I’ll bet it’s been a while since you got some friends and family together, packed up the cooler with some soft drinks, sandwiches and snacks and went out to the range to break some clay birds. I don’t care how much you shoot, that is always fun and challenging — and the kids and ladies can participate too. Get out early, hit Wally World for some shells, clay birds and maybe a cheap plastic hand thrower, and go for it.
The hand throwers take a little practice, but once you get used to the snap of the wrist and angle you want to clay pigeon travel, they work pretty well. Be careful to position the person throwing correctly. He should be about 6 to 8 feet to the side of the shooter and back a couple of steps behind him. I saw a guy whack his son on the side of the head with the thrower because he was standing way too close. I’ve also seen some serious injuries caused by careless use of powerful spring-loaded throwers, so always be careful when loading or launching with these.
The shooter should always be conscious of muzzle discipline and, of course, finger off the trigger until you’re on target. When taking turns, always be safety-conscious when you’re changing shooters and passing the gun from one person to another.
If you’re teaching someone to shoot clay birds, remember you want him to build a little confidence first. A straight going-away shot is always easier than one where the bird is crossing from one side to the other. A beginner should have the shotgun up and tucked in on his shoulder, or at least in a high ready position, before he says “pull” to the thrower. The less he has to move the gun when he tries to get on the bird the better.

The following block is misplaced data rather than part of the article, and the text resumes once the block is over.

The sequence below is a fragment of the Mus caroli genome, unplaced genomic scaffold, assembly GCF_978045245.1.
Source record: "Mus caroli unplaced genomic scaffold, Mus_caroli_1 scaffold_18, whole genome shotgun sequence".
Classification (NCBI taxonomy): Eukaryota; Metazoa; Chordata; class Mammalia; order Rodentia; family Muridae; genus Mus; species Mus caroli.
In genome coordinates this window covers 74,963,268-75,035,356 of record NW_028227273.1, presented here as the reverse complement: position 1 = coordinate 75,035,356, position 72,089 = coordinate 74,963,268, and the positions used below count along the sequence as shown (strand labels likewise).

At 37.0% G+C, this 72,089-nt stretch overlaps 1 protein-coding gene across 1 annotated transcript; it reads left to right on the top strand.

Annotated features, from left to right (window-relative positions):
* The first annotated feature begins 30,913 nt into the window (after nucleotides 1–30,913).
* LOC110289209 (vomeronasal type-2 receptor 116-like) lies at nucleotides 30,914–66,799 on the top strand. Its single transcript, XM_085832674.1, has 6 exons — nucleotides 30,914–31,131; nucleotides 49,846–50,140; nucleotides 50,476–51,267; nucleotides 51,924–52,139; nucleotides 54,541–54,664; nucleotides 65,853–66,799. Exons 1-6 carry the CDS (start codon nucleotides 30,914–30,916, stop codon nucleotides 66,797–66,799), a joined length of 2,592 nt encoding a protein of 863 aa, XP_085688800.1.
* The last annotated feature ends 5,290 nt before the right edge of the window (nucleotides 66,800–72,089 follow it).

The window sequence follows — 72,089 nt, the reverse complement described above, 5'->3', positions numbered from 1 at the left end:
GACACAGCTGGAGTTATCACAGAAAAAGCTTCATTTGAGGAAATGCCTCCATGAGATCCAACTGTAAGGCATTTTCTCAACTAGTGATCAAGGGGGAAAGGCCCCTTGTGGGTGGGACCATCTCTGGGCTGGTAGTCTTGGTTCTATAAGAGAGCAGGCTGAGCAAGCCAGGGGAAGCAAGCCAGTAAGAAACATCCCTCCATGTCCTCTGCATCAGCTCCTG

Most shotgun instructors will tell you not to aim a bird gun but simply point it. I try to avoid chasing the target. It’s like the gun is a long pointer for my eyes. I’m on the bird with my eyes as soon as it is launched. When my eyes line up with the gun barrel, I point and shoot. I believe this method works a lot better than trying to chase the bird with the gun. It’s all about your eyes being on the bird.
Shooting rifles is also lots of fun for the whole family — especially with .22s that shoot a lot cheaper. Most folks who frequently shoot a rifle have either a bipod on the gun or some kind of sled or holder for accurate shooting. If you don’t, you can improvise with a soft-sided cooler or bag filled with sand or rice. I have a couple of small lunch-sized ones and a couple of larger ones to get set up comfortable with the gun supported well.
It’s nice to have a spotting scope, but any pair of binoculars will do the job well enough to see your hits without going downrange — especially if you use the Shoot-N-C targets. Scopes or optics are helpful too, but I can remember my first .22 with simple peep sights and hitting tin bean cans at 100 yards. No need for expensive stuff if you can get the job done for less money. That leaves more to buy ammo.
Looking to add to the fun? Compete with each other. Use smaller, more challenging targets to improve your skills. You can also do what’s called target-acquisition drills. Set up four 6-inch targets in a square pattern. Get your handgun pointed downrange at low ready position and look at the ground where the gun is pointed about halfway to the target. Now have your partner tell you which of your targets and in what sequence he wants you to shoot. When he says “fire,” you swing up, acquire the target and make the shots. Start out slow. As you become better, speed up the drill and reduce the size of the targets or move them back farther.
A day at the range can be an enjoyable family experience. Everyone can participate and have a good time. Just remember your safety basics and have fun with your gun.